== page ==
Strive for peace with everyone, and for the holiness without which no one will see the Lord.—Hebrews 12:14
Holiness. Sanctification. Being saints. It’s all the same idea. If I were to put a simple definition to holiness it would be: acting like Jesus in all we do. God is the one who is “holy, holy, holy” (Isaiah 6:3) and we are to be imitators of God walking “in love, as Christ loved us and gave himself up for us” (Ephesians 5:1-2). And holiness is a pretty big deal—after all, consider what the author of Hebrews tells us: without holiness no one will see the Lord.
So how do we pursue holiness? How do we become holy?
In one sense there is nothing we can do. Holiness comes from the Lord, much like our righteousness and our justification. In fact, Paul says in 1 Corinthians 1:30, “[God] is the source of your life in Christ Jesus, whom God made our wisdom and our righteousness and sanctification and redemption.” Jesus is our sanctification. He is our holiness. As much as God sees us justified and righteous in Christ, so he sees us holy and perfect in Christ.
Way back in Leviticus God tells the people multiple times to be holy because he is holy, but then in 21:8, aside from being the God who is holy he also is the one “who sanctif[ies] you.” It’s kind of like in Philippians 2 when Paul says to work out our salvation in fear and trembling because God is at work in us.
We are able to pursue holiness because our holy God has already made us holy in Christ. Yet the practical outworking of holiness is still something we must strive for. The commands in the Bible to be holy or live in sanctification are several (Romans 6:19, 1 Thessalonians 4:3ff, 2 Timothy 2:21, 1 Peter 1:15-16 to name a few).
God has made us holy, he is making us holy, and we must pursue holiness.
The pursuit of holiness is a defining aspect of being a Christian. Though Peter does not use the word “holy” in 2 Peter 1:3-11, the ideas of holiness are clearly there—life in the knowledge and glory of God, being partakers of the divine nature, escaping corruption, supplementing faith with virtue, virtue with knowledge, and knowledge with self-control. We are called and elected by God, but we are to be diligent to make such calling and election sure, to grow in holiness. So, Peter says: faith, virtue, knowledge, self-control, steadfastness, godliness, brother affection, and love, “if these qualities are yours and are increasing, they keep you from being ineffective or unfruitful in the knowledge of our Lord Jesus Christ.”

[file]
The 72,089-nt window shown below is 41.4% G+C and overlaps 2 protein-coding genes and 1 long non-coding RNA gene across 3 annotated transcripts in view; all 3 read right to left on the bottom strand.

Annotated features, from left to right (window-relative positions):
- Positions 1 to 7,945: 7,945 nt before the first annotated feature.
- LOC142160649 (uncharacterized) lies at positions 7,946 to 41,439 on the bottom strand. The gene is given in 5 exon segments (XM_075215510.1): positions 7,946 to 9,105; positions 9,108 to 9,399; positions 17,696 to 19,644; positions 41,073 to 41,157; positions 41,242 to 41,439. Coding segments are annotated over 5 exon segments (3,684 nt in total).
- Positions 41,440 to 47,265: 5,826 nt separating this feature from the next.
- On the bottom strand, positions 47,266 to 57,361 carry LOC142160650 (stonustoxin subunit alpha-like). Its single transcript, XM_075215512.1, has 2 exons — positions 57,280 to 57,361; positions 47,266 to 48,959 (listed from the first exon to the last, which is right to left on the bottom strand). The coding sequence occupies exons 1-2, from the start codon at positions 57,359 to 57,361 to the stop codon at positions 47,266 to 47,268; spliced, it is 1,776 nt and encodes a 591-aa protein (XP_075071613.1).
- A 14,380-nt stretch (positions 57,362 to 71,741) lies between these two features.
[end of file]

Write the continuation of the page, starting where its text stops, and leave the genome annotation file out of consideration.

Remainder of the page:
We might run the race of such pursuit at different speeds, but if we claim to be Christians and have no pursuit of holiness nor a desire to pursue holiness, then we need to seriously reconsider our claim.
First Corinthians provides a good study in the pursuit of holiness, I think. It is easy to pick at the Corinthians, for the way that Paul describes things and what he must tell them to do, they seem to be perhaps the second most messed up church he wrote and ministered to (well second in light of the fact that the many churches of Galatia were all turning after a false gospel and Paul lambasted them, not even providing his usual “I thank God for you” in the opening of his letter—so we’ll call them, whatever their numbers might be, all tied for first).
But as Paul writes to the Corinthian church he writes “to those sanctified in Christ, called to be saints” (1:2).
As messed up as these people were—being hyper divisive, being called by Paul spiritual infants, allowing horrendous sexual immorality to go unchecked, some questioning the resurrection, abusing the Lord’s Supper, mis-using spiritual gifts, etc.—Paul still called them saints and said they were sanctified.
The tone of the letter seems to be, “This is who you are…now live like it!”
And if we were to use the letter as a template, the pursuit of holiness would include such things as wisdom in Christ, unity, serving others, sexual purity, church discipline, humble use of Christian liberty, concern for others, fleeing idolatry, celebrating the Lord’s Supper together, worship, love, and sound doctrine.
Thus, the pursuit of holiness is something we do as individuals but it is also something we do together as a church, encouraging one another and spurring each other on to greater godliness.
In this, there are some aspects of holiness that will look different for different people in different situations. I think Paul even gets to this point in his talks on Christian liberty. There are certainly plenty of things that strictly define holiness—unity, concern for others, sexual purity, etc.
But with other things such as the type of music we listen to, the movies we see, the beverages we drink, the clothes we wear, the Bible translations we use, etc. there is more leeway and freedoms. For example, holiness dictates we dress modestly (1 Timothy 2:9), but it does not dictate whether we dress casual or in our finest to worship the Lord. For some, their conscious will say that to properly come before the King of kings you must offer your best even in terms of dress, and so it will be sin to them not to wear a suit and tie or a dress. Yet for others, they will look at how Jesus dressed as a common man, and how his followers were mainly common men and women. Plus they may say that belonging to Jesus means we belong to a family and family is less formal. Therefore their pursuit of holiness will allow for more casual dress in worship. In this issue, both are right, so long as they act in faith, do not pass judgment on each other, and do not seek to cause the other to stumble (Romans 14:1-23).
If we are in Jesus we are saints, so let us live as saints. Let us pursue holiness in all things and encourage one another in such pursuits!